Movies

Are David Fincher And Trent Reznor The Next Leone and Morricone?

Leone and Morricone. Williams and Spielberg. Herrmann and Hitchcock. The list could go on of the fantastic director-composer tandems that have achieved a catalog of greatness, but perhaps we should add a new duo to that list: Fincher and Reznor.

Trent Reznor and Atticus Ross’ soundtrack to Gone Girl — the third collaboration with director David Fincher — begins mellow, smooth yet haunting. The congruence of strings, bells, and synths melt together, occasionally giving way to tiny glitches and portals scratching against the concrete covering a cinematic wormhole led by Batman-in-training, Ben Affleck, as his character navigates the backlash following the disappearance of his wife.

When the concrete gives way — initialized by Fincher’s ratcheting tension in the film — Reznor and Ross let us have it. The sounds drip, crawl, and plod out. A digital orchestra is squeezed through a collapsing corridor lined with barbs and thorns, and, at the other end, what we’re left with is a broken music box, hissing chords and notes oozing and dousing our toes with puddles of puzzled platitudes concerning the media and social recognition.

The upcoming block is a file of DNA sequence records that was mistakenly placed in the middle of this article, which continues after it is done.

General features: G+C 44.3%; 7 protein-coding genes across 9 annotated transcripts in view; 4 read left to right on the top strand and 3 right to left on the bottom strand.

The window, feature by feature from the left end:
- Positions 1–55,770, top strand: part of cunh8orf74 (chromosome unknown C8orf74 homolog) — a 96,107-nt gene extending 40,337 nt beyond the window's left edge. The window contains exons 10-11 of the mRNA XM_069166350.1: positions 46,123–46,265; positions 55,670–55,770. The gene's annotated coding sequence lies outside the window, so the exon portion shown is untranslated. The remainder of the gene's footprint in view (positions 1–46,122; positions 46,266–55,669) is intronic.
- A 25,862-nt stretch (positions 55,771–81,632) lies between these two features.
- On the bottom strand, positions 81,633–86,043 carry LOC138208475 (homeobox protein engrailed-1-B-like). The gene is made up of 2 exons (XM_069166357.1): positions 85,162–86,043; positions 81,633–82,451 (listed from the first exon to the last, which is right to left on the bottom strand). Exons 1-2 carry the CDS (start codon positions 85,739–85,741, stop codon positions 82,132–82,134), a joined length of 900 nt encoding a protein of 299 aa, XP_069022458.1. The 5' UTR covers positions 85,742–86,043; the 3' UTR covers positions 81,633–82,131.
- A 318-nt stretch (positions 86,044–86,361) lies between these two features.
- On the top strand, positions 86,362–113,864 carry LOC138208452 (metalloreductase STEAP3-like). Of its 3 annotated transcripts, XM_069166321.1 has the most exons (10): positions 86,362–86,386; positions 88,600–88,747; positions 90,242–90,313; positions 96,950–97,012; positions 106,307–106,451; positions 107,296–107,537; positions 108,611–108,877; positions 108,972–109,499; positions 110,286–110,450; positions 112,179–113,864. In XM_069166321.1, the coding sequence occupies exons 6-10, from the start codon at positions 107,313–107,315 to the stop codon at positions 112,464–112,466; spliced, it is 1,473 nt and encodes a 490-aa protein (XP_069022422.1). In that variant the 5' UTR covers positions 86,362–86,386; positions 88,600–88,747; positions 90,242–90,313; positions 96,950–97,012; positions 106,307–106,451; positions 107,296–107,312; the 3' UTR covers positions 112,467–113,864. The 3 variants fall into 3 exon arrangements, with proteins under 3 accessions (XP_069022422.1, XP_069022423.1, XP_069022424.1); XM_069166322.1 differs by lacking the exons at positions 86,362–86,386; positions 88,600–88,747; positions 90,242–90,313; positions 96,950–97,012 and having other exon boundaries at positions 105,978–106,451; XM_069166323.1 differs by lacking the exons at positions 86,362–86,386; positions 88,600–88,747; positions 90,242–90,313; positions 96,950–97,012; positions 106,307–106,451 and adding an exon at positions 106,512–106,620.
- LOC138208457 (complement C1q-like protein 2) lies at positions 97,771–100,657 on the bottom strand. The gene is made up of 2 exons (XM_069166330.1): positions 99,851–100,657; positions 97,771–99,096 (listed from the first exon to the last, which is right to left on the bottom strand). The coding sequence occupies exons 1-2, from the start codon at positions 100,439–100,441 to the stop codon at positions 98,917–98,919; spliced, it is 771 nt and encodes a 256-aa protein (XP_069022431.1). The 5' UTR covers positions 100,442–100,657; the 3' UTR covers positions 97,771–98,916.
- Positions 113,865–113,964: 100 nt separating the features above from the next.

Although it’s only their third pairing on film, Fincher and Reznor have already proven that their tag-team is Oscar-worthy, and also, just getting started.

Two Roads

David Fincher’s knack for directing film seems to be prodigious. In his early 20s, he was already working on major studio films like Return of the Jedi and Indiana Jones and the Temple of Doom (it didn’t hurt that George Lucas was his neighbor). Through the 80s, Fincher helmed commercials and promos for corporations such as Nike, the American Cancer Society, and Pepsi, as well as immersing himself in music video work for the likes of Madonna, Paula Abdul and Sting. In 1992, he would get his first break in major motion pictures with the poorly received Alien 3.

…if nothing else, it was a situation where I got to see first hand that if I wasn’t going to make the decisions myself, there are plenty of people who are going to line up to chime in and almost no one was going to be there when the shit hit the fan and the movie is judged. You just learn from that situation. You just say “If I do this again, I’m going down with the ship, so I’m going to make those decisions and I’m going to work with the people that I want to work with and I’m going to be involved in everything.

To say that the Alien sequel was a learning process would be an understatement: not one of Fincher’s films, since his debut, have dipped below the 70% mark on Rotten Tomatoes.

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